Addiction. One of the great banes of the lives of many humans as well as lab rats. From ruining to relationships to whole lives, addiction is no matter to be taken lightly. As lives are ruined and people destroyed, the crackdown on drug addiction and addicts began. The faithful decision was made to “take addicts and punish them...make them suffer...that would deter them; it would give them an incentive to stop.” (Hari 2015). It’s more difficult than it sounds as addiction soley can’t be solved by a slap on the wrist. Addiction evolves from a disruption of one’s brain chemistry and wiring, causing people to fall into downward spirals that could potentially ruin their lives. A practical solution to restoring an addict’s brain’s wiring neurotransmitter signaling processes is to figuratively and literally reconnect them, not through their neurotransmitters, but also socially.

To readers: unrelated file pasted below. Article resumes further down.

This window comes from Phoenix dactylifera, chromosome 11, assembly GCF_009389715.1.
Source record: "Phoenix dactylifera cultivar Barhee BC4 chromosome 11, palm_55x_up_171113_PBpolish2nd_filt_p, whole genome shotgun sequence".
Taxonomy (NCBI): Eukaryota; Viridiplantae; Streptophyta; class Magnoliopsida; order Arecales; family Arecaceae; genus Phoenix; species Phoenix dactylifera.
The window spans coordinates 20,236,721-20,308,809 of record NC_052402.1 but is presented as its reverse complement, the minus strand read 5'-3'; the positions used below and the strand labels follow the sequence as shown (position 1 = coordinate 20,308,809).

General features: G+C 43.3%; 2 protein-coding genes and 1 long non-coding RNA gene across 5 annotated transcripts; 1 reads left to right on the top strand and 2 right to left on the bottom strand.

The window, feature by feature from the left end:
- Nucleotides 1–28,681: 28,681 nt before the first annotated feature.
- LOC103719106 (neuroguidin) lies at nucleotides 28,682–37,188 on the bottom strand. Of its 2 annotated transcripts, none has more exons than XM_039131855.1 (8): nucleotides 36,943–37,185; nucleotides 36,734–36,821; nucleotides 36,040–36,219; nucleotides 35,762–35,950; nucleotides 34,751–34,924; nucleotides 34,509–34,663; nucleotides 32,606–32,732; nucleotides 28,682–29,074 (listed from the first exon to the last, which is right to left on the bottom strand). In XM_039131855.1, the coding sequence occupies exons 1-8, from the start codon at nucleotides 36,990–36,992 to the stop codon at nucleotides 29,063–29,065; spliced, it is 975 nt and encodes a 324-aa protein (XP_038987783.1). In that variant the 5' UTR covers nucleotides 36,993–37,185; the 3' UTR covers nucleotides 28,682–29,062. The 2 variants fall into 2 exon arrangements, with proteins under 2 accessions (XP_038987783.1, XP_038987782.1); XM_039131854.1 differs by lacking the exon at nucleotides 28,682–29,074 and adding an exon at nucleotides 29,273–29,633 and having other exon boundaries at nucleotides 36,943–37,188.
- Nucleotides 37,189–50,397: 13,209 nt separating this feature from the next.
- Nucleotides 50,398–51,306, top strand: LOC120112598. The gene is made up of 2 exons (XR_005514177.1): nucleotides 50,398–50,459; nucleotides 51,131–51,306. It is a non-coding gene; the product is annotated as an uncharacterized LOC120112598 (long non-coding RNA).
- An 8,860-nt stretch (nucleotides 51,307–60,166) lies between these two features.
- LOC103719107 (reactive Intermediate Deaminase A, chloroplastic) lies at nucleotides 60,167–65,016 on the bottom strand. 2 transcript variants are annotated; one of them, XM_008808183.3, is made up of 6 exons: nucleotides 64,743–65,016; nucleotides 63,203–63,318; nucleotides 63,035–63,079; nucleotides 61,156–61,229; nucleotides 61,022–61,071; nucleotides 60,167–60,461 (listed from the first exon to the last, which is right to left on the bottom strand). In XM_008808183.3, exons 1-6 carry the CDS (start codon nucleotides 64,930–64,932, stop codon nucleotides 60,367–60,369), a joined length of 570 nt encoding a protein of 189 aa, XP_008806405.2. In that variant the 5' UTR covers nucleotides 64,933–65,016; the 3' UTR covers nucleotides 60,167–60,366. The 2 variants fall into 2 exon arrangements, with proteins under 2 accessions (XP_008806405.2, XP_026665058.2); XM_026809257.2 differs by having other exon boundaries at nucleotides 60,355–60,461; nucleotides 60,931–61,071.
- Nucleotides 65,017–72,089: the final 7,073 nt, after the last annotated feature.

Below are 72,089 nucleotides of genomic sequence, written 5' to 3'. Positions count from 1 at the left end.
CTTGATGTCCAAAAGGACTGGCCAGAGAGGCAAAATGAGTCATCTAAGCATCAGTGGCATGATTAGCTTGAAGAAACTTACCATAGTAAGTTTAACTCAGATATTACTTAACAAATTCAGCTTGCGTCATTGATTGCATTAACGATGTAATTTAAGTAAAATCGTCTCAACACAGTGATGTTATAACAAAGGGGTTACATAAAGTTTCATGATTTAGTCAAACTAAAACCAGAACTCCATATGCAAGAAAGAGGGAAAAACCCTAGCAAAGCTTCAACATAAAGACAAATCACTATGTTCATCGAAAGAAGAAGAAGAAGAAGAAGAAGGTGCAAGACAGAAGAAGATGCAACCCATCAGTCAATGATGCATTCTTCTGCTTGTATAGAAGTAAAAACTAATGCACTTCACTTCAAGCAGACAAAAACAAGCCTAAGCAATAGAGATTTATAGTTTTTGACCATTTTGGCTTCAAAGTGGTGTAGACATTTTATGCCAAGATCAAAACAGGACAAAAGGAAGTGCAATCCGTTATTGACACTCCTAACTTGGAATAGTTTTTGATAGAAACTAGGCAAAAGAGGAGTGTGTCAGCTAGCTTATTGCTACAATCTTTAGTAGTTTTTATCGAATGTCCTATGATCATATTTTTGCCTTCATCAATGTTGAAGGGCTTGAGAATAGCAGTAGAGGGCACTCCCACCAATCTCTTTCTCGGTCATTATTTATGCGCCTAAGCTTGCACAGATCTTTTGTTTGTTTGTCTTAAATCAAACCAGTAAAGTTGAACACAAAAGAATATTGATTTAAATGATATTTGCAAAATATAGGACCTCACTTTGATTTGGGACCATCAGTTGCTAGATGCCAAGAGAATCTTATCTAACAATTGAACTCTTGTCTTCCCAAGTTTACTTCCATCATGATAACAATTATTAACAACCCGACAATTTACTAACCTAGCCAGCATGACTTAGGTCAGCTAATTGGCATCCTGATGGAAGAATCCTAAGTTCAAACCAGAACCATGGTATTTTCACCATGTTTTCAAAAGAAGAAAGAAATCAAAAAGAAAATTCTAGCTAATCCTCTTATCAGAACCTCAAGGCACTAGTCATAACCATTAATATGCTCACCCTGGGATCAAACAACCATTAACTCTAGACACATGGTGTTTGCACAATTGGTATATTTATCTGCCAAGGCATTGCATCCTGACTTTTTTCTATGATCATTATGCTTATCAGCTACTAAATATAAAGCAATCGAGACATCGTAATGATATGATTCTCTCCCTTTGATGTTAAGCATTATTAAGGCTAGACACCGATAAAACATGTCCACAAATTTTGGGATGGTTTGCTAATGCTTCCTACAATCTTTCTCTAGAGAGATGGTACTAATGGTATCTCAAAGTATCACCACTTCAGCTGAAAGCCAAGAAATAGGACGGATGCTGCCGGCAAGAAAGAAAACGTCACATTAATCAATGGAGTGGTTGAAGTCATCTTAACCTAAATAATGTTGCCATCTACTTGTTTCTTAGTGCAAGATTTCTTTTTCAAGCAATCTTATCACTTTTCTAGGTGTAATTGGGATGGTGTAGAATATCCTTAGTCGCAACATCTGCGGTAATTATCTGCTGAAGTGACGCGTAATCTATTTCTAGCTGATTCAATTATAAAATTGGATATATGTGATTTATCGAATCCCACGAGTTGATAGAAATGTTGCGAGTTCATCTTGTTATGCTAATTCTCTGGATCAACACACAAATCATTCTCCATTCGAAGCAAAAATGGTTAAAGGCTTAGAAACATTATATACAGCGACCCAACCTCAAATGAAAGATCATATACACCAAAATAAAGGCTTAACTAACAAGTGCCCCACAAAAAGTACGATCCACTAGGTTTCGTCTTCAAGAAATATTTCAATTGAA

Addiction is the condition of being addicted to a particular substance or activity. It stems from the change of circuitry in one’s brain in response to certain substances. When drugs are implemented into one’s system, it disrupts the brain’s chemical balance and causes the brain to slow down the process of its own natural narcotics and neurons (Myers and Dewall, 2015). The body’s own neurotransmitters are suppressed and productions of natural chemicals such as dopamine and other endorphins causes the addict to continuously seek more and more relief from substances to artificially and temporarily restore a chemical balance. Agonists are molecules that bind onto receptors and mimic neurotransmitters and their actions, these mimics can be found in drugs such as heroin, GABA, and other addictions that mirror the effects of neurotransmitters (Rickgauer 2018). Over time and with repeated exposure, the addict continuously seeks more and more relief from substances to artificially and temporarily restore a chemical balance; a balance that produces the positive feelings or relief from negative feelings.